Wednesday, October 28, 2015

Joseph Massey, Illocality


Half-sheathed in ice
a yellow double-wide trailer

mirrors the inarticulate morning.
The amnesiac sun.

And nothing else
to contrast these variations of white

and thicket
choked by thicket

in thin piles that dim the perimeter.

Every other noun
freezes over.

On the heels of his California trilogy comes American poet Joseph Massey’s fourth poetry title, Illocality (Seattle WA/New York NY: Wave Books, 2015). His previous collection, To Keep Time (Richmond CA: Omnidawn, 2014) [see my review of such here], was the “third and final book grounded in the landscape and weather of coastal Humboldt County, California, and contains the last poems I wrote there before moving to the Pioneer Valley of Massachusetts in the winter of 2013.” As the press release for this new title informs: “Joseph Massey composed Illocality in his first year in Western Massachusetts. Massey’s austere landscapes channel the quiet shock, euphoria, and introspection that come with reorientation to place.” Illocality is a sequence of exploratory moments composed in short bursts, as Massey attempts to locate himself in the physical and philosophical spaces that make up his new geography, although one that seems devoid of human interaction.

The world is real
in its absence of a world. (“TAKE PLACE”)

His short, precise lines echo William Carlos Williams and Robert Creeley, but place themselves in entirely different ways: the physical shapes of his immediate physical environment. And Pioneer Valley (especially during the winter) is very different than Humboldt County, California. As he writes in the poem “PARSE”: “This rift valley // A volley of / seasonal beacons // Window / where mind // finds orbit [.]” Where Williams and Creeley included the domestic and other other human interactions in their precise explorations (that included geography and the physical landscape), Massey’s poems allow for the suggestion of human presence without any kind of direct interaction. Where are all the people in Pioneer Valley?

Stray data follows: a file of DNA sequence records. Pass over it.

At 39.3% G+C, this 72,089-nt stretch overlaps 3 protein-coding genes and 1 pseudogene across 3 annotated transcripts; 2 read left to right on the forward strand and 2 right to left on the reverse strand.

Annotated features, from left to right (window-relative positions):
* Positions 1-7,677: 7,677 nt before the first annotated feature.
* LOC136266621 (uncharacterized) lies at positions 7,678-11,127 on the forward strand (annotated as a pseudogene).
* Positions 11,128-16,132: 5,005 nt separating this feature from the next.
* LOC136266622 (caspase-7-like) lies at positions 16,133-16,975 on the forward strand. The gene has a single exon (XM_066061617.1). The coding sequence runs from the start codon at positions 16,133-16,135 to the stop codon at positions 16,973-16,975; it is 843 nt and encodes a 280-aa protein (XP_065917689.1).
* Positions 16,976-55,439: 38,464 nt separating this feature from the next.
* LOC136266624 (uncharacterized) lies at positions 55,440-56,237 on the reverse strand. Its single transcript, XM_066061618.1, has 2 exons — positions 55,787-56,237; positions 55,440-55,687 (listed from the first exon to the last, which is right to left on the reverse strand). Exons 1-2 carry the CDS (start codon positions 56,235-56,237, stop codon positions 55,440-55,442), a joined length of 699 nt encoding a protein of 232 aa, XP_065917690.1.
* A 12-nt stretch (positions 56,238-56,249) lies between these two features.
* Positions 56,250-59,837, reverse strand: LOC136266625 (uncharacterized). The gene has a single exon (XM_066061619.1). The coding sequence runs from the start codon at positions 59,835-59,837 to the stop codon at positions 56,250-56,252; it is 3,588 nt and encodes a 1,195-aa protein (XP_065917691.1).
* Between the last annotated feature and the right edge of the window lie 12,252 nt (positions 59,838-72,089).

Yellow centerline
split with roadkill.

First day of summer—I’ve got my omen—

the clouds are hollow, roving
above a parking lot.

Each strip-mall pennant blurred.

So much metal
shoving sun

the sun shoves back.

Massey’s invocations of the natural world are often in parallel, or even in conflict, with the human world: “the sun shoves back.” His is an uneasy balance between the two. Logics of the natural and human elements of the geography collide, and become illogical, creating their own set of standards, logics and rules, all of which he attempts to track, question and even disentangle. As he writes in the extended sequence “TAKE PLACE”:

As if a field guide
could prevent
the present

from disintegrating
around us.

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